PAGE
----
By Kyle Gillis
Albion’s school colors are purple and gold, but on Thursday, Oct. 29, the college celebrated a new color: green.
In a 1:00 p.m. ceremony, state officials recognized Albion as the first college in the state of Michigan to be certified in the Michigan Turfgrass Environmental Stewardship program (MTESP) as well as have the Nancy G. Held Equestrian Center recognized by the Michigan Agriculture Environmental Assurance Program (MAEAP).
According to Debbie Swartz, MTESP coordinator, Albion College is the first property of any type to be recognized by both programs.
“By achieving certification and verification, the college demonstrates a commitment to sustainability and sets an example for students and other colleges to follow,” Swartz said.
Upon establishment in 1998, the MTESP was originally designed for the turf industry and golf course superintendents. Since then the program has expanded to other industries and properties such as parks and lawn care companies, with Albion being the first educational institution in the state to become certified.
According to the MTESP’s Web site, the program principles are based on controlling sources of pollution. Some of the initiatives Albion took towards fulfilling these principles included a volunteer-initiated water quality monitoring system as well as looking into “goat mowers” for poison ivy removal to avoid using chemicals.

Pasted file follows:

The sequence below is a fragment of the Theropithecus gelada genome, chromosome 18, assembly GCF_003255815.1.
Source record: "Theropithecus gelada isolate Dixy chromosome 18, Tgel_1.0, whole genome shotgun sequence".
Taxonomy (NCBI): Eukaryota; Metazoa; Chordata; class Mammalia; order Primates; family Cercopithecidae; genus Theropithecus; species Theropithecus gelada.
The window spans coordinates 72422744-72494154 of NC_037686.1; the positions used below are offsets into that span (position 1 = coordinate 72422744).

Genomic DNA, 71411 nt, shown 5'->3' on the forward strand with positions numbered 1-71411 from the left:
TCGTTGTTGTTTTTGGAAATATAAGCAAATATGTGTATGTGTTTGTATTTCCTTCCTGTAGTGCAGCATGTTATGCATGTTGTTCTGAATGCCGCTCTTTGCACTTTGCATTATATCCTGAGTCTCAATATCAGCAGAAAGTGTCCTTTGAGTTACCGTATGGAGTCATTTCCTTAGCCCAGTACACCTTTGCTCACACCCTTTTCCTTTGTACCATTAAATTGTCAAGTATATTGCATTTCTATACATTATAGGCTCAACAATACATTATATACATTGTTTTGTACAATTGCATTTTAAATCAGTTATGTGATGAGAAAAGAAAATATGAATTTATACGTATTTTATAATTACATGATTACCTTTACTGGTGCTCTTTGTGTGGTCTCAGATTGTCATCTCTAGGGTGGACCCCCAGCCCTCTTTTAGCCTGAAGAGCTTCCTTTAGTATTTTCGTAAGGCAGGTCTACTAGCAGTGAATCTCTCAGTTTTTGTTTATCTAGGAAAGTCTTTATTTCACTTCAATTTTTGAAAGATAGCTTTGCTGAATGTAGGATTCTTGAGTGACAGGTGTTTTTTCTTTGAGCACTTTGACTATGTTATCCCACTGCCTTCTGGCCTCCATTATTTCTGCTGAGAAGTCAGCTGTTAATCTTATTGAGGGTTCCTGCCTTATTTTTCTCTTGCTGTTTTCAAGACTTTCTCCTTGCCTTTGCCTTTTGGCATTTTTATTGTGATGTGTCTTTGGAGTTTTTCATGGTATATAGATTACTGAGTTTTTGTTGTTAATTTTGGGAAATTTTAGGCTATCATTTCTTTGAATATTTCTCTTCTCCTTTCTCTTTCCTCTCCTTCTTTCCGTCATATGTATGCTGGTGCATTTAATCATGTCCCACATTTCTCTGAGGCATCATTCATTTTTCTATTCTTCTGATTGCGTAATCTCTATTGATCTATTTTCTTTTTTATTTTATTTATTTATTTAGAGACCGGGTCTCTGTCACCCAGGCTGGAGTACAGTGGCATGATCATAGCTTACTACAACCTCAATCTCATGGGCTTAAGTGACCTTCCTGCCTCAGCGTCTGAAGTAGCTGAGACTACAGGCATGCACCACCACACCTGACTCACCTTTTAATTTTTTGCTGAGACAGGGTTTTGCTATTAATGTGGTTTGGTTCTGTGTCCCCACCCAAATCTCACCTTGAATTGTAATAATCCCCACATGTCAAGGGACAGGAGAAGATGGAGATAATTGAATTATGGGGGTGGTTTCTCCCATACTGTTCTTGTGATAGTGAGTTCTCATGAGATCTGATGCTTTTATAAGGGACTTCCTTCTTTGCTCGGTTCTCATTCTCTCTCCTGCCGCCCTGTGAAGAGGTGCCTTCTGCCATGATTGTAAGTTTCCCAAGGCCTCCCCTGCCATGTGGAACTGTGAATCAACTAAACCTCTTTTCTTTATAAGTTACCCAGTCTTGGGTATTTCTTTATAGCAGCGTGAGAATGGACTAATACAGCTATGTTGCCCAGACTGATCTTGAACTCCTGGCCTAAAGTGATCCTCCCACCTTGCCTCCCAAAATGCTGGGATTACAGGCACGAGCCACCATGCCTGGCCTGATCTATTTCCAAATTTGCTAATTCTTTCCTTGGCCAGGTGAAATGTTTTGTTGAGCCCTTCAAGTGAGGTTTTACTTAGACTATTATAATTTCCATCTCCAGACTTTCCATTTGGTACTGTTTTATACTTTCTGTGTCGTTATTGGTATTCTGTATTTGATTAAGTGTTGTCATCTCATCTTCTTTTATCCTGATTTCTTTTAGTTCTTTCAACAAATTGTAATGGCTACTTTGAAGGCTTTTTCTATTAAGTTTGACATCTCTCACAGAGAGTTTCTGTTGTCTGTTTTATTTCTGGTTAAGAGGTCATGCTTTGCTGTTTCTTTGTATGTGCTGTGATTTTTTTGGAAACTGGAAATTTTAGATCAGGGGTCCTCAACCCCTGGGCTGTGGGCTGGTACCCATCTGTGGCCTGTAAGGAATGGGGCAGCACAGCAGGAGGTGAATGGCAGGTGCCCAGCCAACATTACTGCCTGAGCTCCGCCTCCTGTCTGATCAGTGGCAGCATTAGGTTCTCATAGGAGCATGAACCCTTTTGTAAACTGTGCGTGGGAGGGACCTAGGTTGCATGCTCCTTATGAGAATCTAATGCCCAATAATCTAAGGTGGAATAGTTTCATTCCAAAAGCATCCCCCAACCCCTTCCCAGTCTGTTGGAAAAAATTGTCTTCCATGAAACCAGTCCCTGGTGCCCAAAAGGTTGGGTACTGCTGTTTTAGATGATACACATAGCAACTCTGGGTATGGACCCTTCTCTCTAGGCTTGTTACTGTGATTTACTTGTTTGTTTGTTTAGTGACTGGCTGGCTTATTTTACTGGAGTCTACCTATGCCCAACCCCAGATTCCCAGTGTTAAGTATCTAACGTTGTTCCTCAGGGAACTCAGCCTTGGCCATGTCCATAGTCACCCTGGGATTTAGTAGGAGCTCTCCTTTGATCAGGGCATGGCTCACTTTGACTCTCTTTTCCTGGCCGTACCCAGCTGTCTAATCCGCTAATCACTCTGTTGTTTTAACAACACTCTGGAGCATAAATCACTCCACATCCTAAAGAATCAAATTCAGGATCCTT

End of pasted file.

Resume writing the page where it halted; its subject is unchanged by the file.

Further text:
“This (certification) is not the end of our environmental stewardship goals but a beginning,” said Mark Frever, grounds supervisor, upon accepting the certificate. “It’s a challenge to go to another level of environmental stewardship.”
Additionally, the MAEAP is a three phase program consisting of education, risk assessment related to the farmstead, livestock and cropping and finally verification after all three phases have been completed.
According to Mike Rubley, a groundwater technician with the Calhoun and Jackson Conservation District who worked with the college towards achieving verification, improvements Albion made included placing a berm in front of the manure container at the Nancy G. Held Equestrian Center to prevent runoff and creating a secondary fuel containment tank.
“The certification process is tricky because you have to know what the risks are and what solutions are okay,” said Josh Appleby, MAEAP verifier with the Michigan Department of Agriculture.
Amy Butler, director of the Bureau of Energy Systems with the Michigan Department of Energy, Labor and Economic Growth, hopes the dual certification will inspire students.
“The opportunities and skills students learn at the college level are transferable to the professional life,” Butler said. “No matter what you’re going into in life, understanding how energy and sustainability go together is critical.”